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14 Law Notes Gen. Prac. [i] (1978)

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Published by the American Bar Association's Section of General Practice

                            Winter 1978


Bruce E.  Davis

           I. Wits and Words  (Revisited)
  In  the past, we  have written about  our  use (or
misuse)  of the English language.  Our  professional
tools must include the ability, with varying degrees of
skill, to use words, organized  (hopefully) in some
fashion or another.
  Our  professional proficiency in speaking and writ-
ing was grounded   on teachings begun  in junior and
senior high schools throughout the land. Nearly all of
us suffered through Latin, Chaucer, MacBeth,  Julius
Caesar,  composition, contemporary   literature, etc.,
before reaching college.
   Can you  visualize the added confusion which  our
profession would bring to our society if our exposure
to the principles of English were to be curtailed? Well,
my  colleagues, such a frightening development  may
be underway   in our secondary schools-and   even in
some  colleges!
   As you will recall, during the late 1960s and early
1970s, high schools broadened their curriculum offer-
ings as a means of making  curriculums relevant to
students and  encouraging  potential dropouts to stay
in  school. Such  courses proliferated; high schools
began  assigning courses with titles such as American
Hang  Ups,  and the like.

   Certain  high  school  courses  once   considered
basic  were made   electives. While many  of these
courses were  as academically  rigorous as the tradi-
tional courses they  replaced, many  were  not. Last
August,  a blue-ribbon panel appointed by the College
Entrance  Examination   Board cited the proliferation
of  electives as one likely cause of the nationwide
decline in average scores on the Scholastic Aptitude
   Educators  suggested  this increase in practical
courses-some directed towards specific em-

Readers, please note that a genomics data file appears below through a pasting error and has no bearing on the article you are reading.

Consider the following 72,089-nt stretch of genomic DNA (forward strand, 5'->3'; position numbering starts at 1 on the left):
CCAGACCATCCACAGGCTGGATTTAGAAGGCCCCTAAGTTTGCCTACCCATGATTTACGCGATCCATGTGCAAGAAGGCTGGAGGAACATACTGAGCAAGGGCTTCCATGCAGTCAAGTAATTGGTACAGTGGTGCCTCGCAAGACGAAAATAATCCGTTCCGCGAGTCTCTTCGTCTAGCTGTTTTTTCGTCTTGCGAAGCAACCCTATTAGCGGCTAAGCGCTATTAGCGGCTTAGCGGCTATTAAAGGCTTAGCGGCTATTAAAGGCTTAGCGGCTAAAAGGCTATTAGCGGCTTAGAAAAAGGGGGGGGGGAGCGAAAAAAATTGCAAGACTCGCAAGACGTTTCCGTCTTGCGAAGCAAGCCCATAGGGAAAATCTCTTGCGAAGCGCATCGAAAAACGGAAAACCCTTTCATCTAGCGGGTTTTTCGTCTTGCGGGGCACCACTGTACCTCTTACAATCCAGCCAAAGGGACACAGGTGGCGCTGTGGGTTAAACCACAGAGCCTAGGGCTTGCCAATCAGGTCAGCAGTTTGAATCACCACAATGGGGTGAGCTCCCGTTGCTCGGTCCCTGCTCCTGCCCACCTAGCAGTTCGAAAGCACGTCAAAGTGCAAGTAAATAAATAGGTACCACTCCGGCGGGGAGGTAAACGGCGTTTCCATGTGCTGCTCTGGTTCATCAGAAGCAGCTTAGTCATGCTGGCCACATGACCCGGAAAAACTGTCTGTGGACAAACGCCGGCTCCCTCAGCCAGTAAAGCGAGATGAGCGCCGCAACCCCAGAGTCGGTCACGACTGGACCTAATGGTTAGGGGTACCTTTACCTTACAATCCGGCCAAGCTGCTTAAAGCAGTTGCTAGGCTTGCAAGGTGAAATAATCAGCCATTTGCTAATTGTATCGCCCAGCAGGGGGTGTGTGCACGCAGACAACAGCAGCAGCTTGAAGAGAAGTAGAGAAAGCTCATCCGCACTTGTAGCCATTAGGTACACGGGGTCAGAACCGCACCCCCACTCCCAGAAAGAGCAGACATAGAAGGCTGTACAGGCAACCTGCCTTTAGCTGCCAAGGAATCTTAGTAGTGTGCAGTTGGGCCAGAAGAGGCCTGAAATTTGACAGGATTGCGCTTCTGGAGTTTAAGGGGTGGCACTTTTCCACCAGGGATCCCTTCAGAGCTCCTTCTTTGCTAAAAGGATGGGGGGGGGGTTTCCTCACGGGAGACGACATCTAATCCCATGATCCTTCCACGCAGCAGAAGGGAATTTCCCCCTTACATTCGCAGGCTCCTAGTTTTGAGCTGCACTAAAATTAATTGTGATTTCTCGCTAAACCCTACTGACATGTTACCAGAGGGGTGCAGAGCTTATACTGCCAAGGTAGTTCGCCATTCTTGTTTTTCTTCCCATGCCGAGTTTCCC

ployment  demands,  e.g., key punch operators-made
high school curricula more  in tune with the 1970s.
As  a result, in my view, there has been a significant in-
crease in the number of students entering college, and
entering the job market, deficient in one of the most
basic of all skills, the ability to communicate.
   If you question this judgment, we suggest you spend
an hour  at your local high school in conversation(?)
with the seniors-you  know  . . . right on . .. alright
. . . say, man  . . . like, you gotta. . . .-sentence
fillers, they are called-I call it inability to express
ideas without surrounding  trash words.
  Recently, The New  York  Times, one of the last bas-
tions of proper English, printed a study by the Univer-
sity Application Processing Center of the City Univer-
sity of New  York.  The  study  included figures for
senior classes of 1973 through 1978, showing a decline
in the  percentage  of students taking  at least one
semester of junior level academic work by the end of
their third year in high school in all five basic subject
areas:  English,  mathematics,   foreign  languages,
social sciences and science.
  In English, for example,  the percentage fell from
77.7 percent to 67.9 percent, while in mathematics the
rate dropped from  28.6 to 24.6 percent.
  Likewise,  the percentage  of  students taking  no
                            (continued on next page)

Copyright @ 1978 American Bar Association

Vol. 14, No.1

24 pages

                          LAW  NOTES   FOR THE  GENERAL PRACTITIONER
                                           Chairman and Editor            V
                                Bruce E. Davis, Bethlehem Steel Corp., Bethlehem, PA
    Vice-Chairmen and Associate Editors:               Advisory Board, Vice-Chairmen:
    Richard P. McLaughlin    James R. Phelps             Wayne Boyce          Judge CharlA4  fL
    Richard E. Wiley         F. Wallace Pope, Jr.        Prof. Louis M. Brown
                                              Editorial Board
Domenico J. Alfano (Administrative Law) William 0. Bittman (Criminal)     Edward F. McKie, Jr. (Patent, Trademark
Richard K. Decker (Antitrust)      Judge Ralph J. Podell (Domestic Relations) & Copyright)
Judge Francis J. Larkin (Commercial)         Mitchell W. Miller (Economics of Practice)       Vacant (Real Estate)
Sidney L. Krawitz, (Contracts)               Marvin A. Cohen (Estate Planning & Probate)      C. Dale McClain (Taxation)
Robert M. Westberg (Corporate)     William B. Spann, Jr. (Labor)          Harry Sabbath Bodin (Trial Practice
                                    Leonard Kopelman (Miscellaneous)         & Negligence)

Produced by the ABA Press


for  the General Practitioner

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